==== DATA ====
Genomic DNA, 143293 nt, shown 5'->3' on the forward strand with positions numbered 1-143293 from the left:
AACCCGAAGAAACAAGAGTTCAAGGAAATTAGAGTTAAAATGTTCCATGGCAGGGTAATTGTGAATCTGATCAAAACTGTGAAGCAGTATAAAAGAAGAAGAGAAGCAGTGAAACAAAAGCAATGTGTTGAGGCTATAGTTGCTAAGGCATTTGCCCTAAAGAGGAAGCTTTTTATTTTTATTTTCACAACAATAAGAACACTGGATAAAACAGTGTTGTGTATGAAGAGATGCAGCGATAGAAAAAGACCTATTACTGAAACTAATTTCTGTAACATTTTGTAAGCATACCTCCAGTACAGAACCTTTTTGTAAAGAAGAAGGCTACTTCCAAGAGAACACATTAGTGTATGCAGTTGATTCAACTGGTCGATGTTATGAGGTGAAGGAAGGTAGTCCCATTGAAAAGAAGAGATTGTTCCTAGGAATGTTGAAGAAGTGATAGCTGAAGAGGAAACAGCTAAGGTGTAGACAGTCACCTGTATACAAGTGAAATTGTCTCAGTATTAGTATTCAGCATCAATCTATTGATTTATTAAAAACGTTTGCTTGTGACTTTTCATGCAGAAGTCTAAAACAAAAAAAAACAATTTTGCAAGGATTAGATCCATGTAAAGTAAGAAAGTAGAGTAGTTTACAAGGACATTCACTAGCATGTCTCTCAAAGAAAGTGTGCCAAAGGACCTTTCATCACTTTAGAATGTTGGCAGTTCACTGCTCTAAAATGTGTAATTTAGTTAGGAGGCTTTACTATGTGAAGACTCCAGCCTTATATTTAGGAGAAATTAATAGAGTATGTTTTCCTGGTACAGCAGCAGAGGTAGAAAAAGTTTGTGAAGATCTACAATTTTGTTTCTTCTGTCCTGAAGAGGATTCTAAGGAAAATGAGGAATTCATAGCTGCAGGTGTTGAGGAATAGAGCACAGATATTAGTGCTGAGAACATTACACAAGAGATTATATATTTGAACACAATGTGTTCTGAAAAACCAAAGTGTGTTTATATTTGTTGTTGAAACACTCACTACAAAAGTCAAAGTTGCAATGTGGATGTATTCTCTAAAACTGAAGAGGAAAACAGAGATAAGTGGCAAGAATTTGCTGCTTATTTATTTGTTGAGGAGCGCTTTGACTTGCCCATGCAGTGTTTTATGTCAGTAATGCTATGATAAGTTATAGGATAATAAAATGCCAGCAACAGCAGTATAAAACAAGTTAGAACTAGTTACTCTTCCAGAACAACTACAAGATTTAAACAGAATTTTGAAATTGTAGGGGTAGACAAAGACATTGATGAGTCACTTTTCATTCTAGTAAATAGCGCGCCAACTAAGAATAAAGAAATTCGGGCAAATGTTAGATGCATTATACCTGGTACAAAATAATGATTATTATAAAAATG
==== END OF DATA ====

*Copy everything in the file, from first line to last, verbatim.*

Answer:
Genomic DNA, 143293 nt, shown 5'->3' on the forward strand with positions numbered 1-143293 from the left:
AACCCGAAGAAACAAGAGTTCAAGGAAATTAGAGTTAAAATGTTCCATGGCAGGGTAATTGTGAATCTGATCAAAACTGTGAAGCAGTATAAAAGAAGAAGAGAAGCAGTGAAACAAAAGCAATGTGTTGAGGCTATAGTTGCTAAGGCATTTGCCCTAAAGAGGAAGCTTTTTATTTTTATTTTCACAACAATAAGAACACTGGATAAAACAGTGTTGTGTATGAAGAGATGCAGCGATAGAAAAAGACCTATTACTGAAACTAATTTCTGTAACATTTTGTAAGCATACCTCCAGTACAGAACCTTTTTGTAAAGAAGAAGGCTACTTCCAAGAGAACACATTAGTGTATGCAGTTGATTCAACTGGTCGATGTTATGAGGTGAAGGAAGGTAGTCCCATTGAAAAGAAGAGATTGTTCCTAGGAATGTTGAAGAAGTGATAGCTGAAGAGGAAACAGCTAAGGTGTAGACAGTCACCTGTATACAAGTGAAATTGTCTCAGTATTAGTATTCAGCATCAATCTATTGATTTATTAAAAACGTTTGCTTGTGACTTTTCATGCAGAAGTCTAAAACAAAAAAAAACAATTTTGCAAGGATTAGATCCATGTAAAGTAAGAAAGTAGAGTAGTTTACAAGGACATTCACTAGCATGTCTCTCAAAGAAAGTGTGCCAAAGGACCTTTCATCACTTTAGAATGTTGGCAGTTCACTGCTCTAAAATGTGTAATTTAGTTAGGAGGCTTTACTATGTGAAGACTCCAGCCTTATATTTAGGAGAAATTAATAGAGTATGTTTTCCTGGTACAGCAGCAGAGGTAGAAAAAGTTTGTGAAGATCTACAATTTTGTTTCTTCTGTCCTGAAGAGGATTCTAAGGAAAATGAGGAATTCATAGCTGCAGGTGTTGAGGAATAGAGCACAGATATTAGTGCTGAGAACATTACACAAGAGATTATATATTTGAACACAATGTGTTCTGAAAAACCAAAGTGTGTTTATATTTGTTGTTGAAACACTCACTACAAAAGTCAAAGTTGCAATGTGGATGTATTCTCTAAAACTGAAGAGGAAAACAGAGATAAGTGGCAAGAATTTGCTGCTTATTTATTTGTTGAGGAGCGCTTTGACTTGCCCATGCAGTGTTTTATGTCAGTAATGCTATGATAAGTTATAGGATAATAAAATGCCAGCAACAGCAGTATAAAACAAGTTAGAACTAGTTACTCTTCCAGAACAACTACAAGATTTAAACAGAATTTTGAAATTGTAGGGGTAGACAAAGACATTGATGAGTCACTTTTCATTCTAGTAAATAGCGCGCCAACTAAGAATAAAGAAATTCGGGCAAATGTTAGATGCATTATACCTGGTACAAAATAATGATTATTATAAAAATG